Obviously getting 3 W could skew your opinion of a pitcher, but look no further than Jacob deGrom as proof that it’s a relatively meaningless statistic (not completely, but it’s not entirely in a pitcher’s control). Beyond the victories Michal Fulmer is coming off a disappointing season and it’s fair to wonder the type of upside he has moving forward. While he may be looked at positively in general, is that justified given these numbers:
110 Strikeouts (7.48 K/9)
46 Walks (3.13 BB/9)
44.2% Groundball Rate
Where are we hanging our hats based off those numbers? It would be easy to argue that both his control (2.53 career BB/9) and groundballs (47.7% career) are better than he showed last season. Injuries plagued him throughout the season, though having missed time with an oblique injury and having his season ended prematurely with a torn meniscus doesn’t necessarily explain the struggles.
There wasn’t a dramatic change in his repertoire, throwing his sinker nearly as much as he did in ’17 (37.02% vs. 35.48%), so it’s interesting that his groundball rate had the type of regression that it did. Even in 2016 and 2017 the marks were solid, yet unspectacular (49.1% and 49.2%), so seeing him have some home run issues isn’t a stretch.
Fulmer has never appeared to be much of a strikeout pitcher despite averaging 96.61 mph on his fourseam fastball in ’18. He doesn’t have that true wipe-out pitch he can depend on (17.14% Whiff% on his slider was his best mark in ’18), though his SwStr% does indicate a little bit more upside:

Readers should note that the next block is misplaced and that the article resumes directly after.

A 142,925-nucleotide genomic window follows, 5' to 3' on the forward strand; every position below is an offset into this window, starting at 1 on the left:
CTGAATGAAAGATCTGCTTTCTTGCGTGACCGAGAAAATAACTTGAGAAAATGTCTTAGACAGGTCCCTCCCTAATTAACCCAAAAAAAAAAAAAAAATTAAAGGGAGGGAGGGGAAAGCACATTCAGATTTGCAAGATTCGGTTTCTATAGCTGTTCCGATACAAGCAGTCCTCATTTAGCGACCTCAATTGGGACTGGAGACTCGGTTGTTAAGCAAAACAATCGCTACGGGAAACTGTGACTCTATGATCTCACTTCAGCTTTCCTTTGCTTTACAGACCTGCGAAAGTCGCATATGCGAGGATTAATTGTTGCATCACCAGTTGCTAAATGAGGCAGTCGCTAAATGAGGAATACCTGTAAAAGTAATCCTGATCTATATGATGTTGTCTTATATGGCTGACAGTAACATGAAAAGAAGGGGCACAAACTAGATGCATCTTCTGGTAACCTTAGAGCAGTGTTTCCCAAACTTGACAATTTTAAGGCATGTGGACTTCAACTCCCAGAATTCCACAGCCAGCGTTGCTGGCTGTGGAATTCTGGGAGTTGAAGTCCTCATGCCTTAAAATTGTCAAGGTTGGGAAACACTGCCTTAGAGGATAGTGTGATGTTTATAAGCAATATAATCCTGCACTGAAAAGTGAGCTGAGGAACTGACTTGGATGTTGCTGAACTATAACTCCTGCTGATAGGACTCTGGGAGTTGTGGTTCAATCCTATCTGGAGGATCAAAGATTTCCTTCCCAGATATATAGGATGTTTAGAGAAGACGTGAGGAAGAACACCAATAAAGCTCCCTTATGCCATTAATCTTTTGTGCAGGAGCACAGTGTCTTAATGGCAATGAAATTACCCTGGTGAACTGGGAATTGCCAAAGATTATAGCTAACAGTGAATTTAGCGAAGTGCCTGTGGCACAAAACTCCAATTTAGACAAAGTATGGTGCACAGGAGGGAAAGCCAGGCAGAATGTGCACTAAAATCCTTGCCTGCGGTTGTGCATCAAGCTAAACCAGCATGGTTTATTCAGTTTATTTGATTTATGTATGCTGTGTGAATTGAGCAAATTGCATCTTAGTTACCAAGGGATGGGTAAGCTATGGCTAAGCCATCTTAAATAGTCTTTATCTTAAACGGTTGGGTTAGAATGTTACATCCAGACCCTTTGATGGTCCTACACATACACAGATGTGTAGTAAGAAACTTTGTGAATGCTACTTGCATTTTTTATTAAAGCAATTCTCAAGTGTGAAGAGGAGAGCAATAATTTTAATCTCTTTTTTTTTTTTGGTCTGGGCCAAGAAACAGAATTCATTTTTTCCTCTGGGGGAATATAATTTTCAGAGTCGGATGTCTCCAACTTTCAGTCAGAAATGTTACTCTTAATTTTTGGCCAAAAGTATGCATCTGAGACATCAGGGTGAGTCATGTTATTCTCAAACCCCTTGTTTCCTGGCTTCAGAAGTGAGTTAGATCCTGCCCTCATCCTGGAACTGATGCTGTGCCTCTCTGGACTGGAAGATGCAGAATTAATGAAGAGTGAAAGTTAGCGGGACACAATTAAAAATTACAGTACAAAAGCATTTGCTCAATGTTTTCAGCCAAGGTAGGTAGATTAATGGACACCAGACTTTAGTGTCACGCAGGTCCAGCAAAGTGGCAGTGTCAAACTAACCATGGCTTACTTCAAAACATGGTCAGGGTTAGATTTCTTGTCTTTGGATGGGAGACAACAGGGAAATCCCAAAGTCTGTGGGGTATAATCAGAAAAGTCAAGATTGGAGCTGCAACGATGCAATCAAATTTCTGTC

- 2016 – 10.4%
- 2017 – 9.3%
- 2018 – 10.5%
Then again, with the consistently mediocre strikeout marks can we really expect a sudden jump?
The lack of control last season was a surprise, and there were signs of getting back to elite levels (2.15 BB/9 or better in three months). We already have discussed potential home run issues and the lack of strikeouts, but the biggest concern is the sudden leap in his Hard%. He consistently struggled, with a 38.8% in the first half and 43.6% in the second, bringing a season mark of 39.5%. He was better in his first two seasons (30.4% and 30.0%), but has the league caught up to him?
That concern, which should lead to a regression in his .288 BABIP, looms large. If he can’t limit that hard contact, when coupled with the other numbers, there’s every reason to believe that the struggles will continue. Whether he’s in Detroit or not, mediocre strikeouts coupled with a 4.00+ ERA and a WHIP that could be north of 1.30 is simply not an investment we’d want to make.
Sources – Fangraphs, Brooks Baseball